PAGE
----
The 1967 flop Sherry! has been given a sumptuous recording, but was a musical version of The Man Who Came to Dinner a good idea in the first place?
You might draw the same conclusion from reading the notes in the CD booklet. Carefully avoiding any mention of the show's brief run or its mixed-to-negative reviews, Lipton spins the sad tale of how the title song became a hit single. He claims that theater companies kept begging him for performance rights (to a 72-performance flop?) but informs us that he and Rosenthal were unable to consent because the orchestra parts were long presumed lost; evidently, they were loaded onto the wrong truck the morning after Sherry! closed and were transported to New Jersey, where they were burned along with the set. CD producer Robert Sher eventually tracked down a complete score at the Library of Congress, by which time the authors had interested several top names in a possible recording. The result is an 89-minute extravaganza with an all-star cast, a 52-piece Bratislavan orchestra (67 pieces for the overture!) playing brand-new orchestrations, tap choreography by Noah Racey, Tony Award winners like Lillias White and Phyllis Newman in bit parts, and a video component on the second disc with clips from Inside the Actor's Studio and a Bravo! promotional special to be aired later this month.
As an archeological dig, the CD is remarkable. From the seven-minute-long overture to the flog-the-title-tune finale, the score is almost note-complete here; even the out-of-town cutouts have been restored! The catchiness of the tunes, along with the bright tempi and the MGM-like orchestrations, suggest a super-sized Jerry Herman score recorded in aggressive, '60s-style stereo -- heavy reverb, characters crossing from speaker to speaker for no apparent reason, and so on. Rosenthal, who mostly writes movie and TV scores, shows a fine command of musical-theater vocabulary: There's a leitmotif for leading female character Lorraine Sheldon, clever contrapuntal work in the ensembles, and skillful segues between dialogue and song. Lipton's lyrics are smart and sometimes funny, with loads of internal rhymes and lots of attitude for his larger-than-life leading characters, Lorraine and Sheridan Whiteside. Called on to create something more heartfelt for Whiteside's loyal but conflicted secretary, Maggie, the writers do quite nicely; her ballads, "Maybe It's Time for Me" and "Imagine That," are among the lyrical highlights in a generally raucous score.
But if you've ever seen The Man Who Came to Dinner -- and you surely have, whether via Broadway revival, the movies, TV, or your high school production -- you may ask, "Why turn a perfect 1930s drawing room comedy into a musical?" Sherry! is what Stephen Sondheim calls a "'Why?' musical," wherein the emotions are rarely outsized enough to motivate song and the plot mechanics are too intricate to adapt naturally into the form. Consider "With This Ring," in which Maggie pledges herself to the nice young playwright-journalist she's met while Whiteside "rings" up Lorraine to engineer an end to Maggie's plans. The number feels surfacey and a bit labored; the players are too busy singing at each other and keeping time with the beat to breathe or to let the audience enjoy Maggie's happiness and Whiteside's machinations. Or consider "Crockfield," in which Whiteside entertains a crew of convicts who sing the praises of their minimum-security prison; the song goes on for seven minutes, it's rude ("I made an ashtray / I made a gun / I made Miss Anderson"), and it's a complete digression. Many of the other numbers -- even that hit title tune -- are sheer bitchiness, with Whiteside, Lorraine, et al. snapping away at each other. After a while, it all becomes rather monotonous.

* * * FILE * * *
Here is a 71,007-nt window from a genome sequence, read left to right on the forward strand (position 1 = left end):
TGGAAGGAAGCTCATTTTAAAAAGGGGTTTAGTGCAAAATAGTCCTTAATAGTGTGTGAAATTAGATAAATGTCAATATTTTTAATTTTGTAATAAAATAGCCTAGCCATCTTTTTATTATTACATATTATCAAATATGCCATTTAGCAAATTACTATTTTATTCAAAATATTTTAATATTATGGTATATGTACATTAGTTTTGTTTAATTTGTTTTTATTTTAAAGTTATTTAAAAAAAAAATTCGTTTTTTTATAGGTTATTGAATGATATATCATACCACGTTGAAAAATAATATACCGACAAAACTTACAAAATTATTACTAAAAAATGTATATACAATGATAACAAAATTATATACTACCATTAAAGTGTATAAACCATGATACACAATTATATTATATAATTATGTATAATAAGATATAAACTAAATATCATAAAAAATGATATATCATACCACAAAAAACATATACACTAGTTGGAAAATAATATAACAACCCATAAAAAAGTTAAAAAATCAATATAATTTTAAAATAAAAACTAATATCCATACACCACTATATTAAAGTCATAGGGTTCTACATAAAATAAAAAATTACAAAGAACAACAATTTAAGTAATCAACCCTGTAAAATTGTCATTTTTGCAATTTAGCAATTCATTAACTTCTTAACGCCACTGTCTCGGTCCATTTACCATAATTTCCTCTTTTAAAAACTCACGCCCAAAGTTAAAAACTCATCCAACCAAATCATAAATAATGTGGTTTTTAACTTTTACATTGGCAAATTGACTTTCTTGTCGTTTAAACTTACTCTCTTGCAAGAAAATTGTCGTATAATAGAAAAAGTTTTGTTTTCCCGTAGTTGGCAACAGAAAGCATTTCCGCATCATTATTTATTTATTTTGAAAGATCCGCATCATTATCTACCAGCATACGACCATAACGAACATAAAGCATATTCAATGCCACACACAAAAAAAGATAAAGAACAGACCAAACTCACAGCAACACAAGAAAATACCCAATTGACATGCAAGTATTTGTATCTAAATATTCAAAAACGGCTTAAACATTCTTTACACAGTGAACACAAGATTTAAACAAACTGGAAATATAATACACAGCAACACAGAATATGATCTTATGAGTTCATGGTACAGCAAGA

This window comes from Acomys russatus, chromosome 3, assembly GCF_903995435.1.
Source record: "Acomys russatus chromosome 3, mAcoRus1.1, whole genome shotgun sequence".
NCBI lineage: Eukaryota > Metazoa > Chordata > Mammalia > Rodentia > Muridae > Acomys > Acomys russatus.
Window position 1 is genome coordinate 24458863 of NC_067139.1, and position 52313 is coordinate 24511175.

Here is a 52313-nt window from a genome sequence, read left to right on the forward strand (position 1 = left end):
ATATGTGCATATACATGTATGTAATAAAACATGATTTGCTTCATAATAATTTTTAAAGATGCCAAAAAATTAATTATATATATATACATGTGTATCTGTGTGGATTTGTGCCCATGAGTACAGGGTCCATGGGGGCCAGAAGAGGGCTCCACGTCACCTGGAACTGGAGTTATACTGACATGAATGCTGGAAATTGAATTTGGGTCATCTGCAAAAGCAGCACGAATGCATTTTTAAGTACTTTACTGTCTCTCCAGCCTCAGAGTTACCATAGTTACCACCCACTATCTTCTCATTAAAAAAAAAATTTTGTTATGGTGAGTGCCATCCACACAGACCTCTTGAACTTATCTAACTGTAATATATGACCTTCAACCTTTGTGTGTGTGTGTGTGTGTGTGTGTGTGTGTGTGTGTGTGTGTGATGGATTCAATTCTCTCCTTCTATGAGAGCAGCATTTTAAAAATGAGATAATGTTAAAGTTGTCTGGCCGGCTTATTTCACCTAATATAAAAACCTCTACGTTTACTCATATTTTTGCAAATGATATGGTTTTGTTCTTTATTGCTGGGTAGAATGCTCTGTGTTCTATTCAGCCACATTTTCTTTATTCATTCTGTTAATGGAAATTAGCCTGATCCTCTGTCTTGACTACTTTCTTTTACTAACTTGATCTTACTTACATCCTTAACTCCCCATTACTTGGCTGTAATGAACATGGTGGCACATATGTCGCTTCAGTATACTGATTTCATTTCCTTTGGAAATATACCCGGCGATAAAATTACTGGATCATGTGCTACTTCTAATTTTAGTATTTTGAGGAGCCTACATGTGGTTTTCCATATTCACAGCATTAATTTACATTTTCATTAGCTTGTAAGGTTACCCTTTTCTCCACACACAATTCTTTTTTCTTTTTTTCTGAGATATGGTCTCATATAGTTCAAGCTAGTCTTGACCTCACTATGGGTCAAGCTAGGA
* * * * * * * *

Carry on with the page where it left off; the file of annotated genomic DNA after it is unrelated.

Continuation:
We know from his turn in the 2000 Broadway revival of The Man Who Came to Dinner (taped for PBS) that Nathan Lane can be a fine Whiteside, but his sung interpretation of the character is rather different from his spoken one. Remember that Kaufman and Hart based the character on Alexander Woollcott and that it was played to perfection on stage and screen by the naturally elegant Monty Woolley. From Woolley to Lane is a considerable distance; the latter's New Jersey accent and vaudeville exuberance keep sneaking through, working somewhat against Lipton's hyper-literate lyrics. Maybe this Whiteside is more self-made than previous incarnations, a Jersey City kid who reinvented himself to escape an unhappy childhood and live the high life; the interpretation works, sort of, but you wonder how it stacks up against the original cast Sherry of Clive Revill (or George Sanders, who abandoned the show in Boston to care for his ailing wife). Unctuousness must have come to both of those actors more easily; when Lane whines and harasses, he sounds like a kid, not a stuffy dilettante.
Carol Burnett is Lorraine on the CD. I love Carol Burnett, you love Carol Burnett, we all love Carol Burnett; so it's a shame to report that she sounds vocally tired here, shifting registers uncomfortably and forcing out notes. Her comic timing is still faultless, and she and Lane have a fizzy burlesque rapport together, but the role is not prettily sung. (Imagine the first musical Lorraine, Dolores Gray, belting out these numbers!) Bernadette Peters -- can you believe this cast? -- is more successful as Maggie, wonderfully warm and wistful. As her romantic interest, Tom Wopat backs Peters as solidly as he did in Annie Get Your Gun. And Tommy Tune is surprisingly excellent as Beverly Carlton (the Noël Coward character), exuding sophistication. It's too bad that his big number, "I Always Stay at the Ritz," is another pointless side trip. The rest of the cast is mostly top-notch; even Rosenthal and Lipton, in cameos, carry on like troupers. But Mike Myers, in a "special appearance" as the Harpo Marx-like Banjo, doesn't evoke the '30s or really connect with his fellow actors.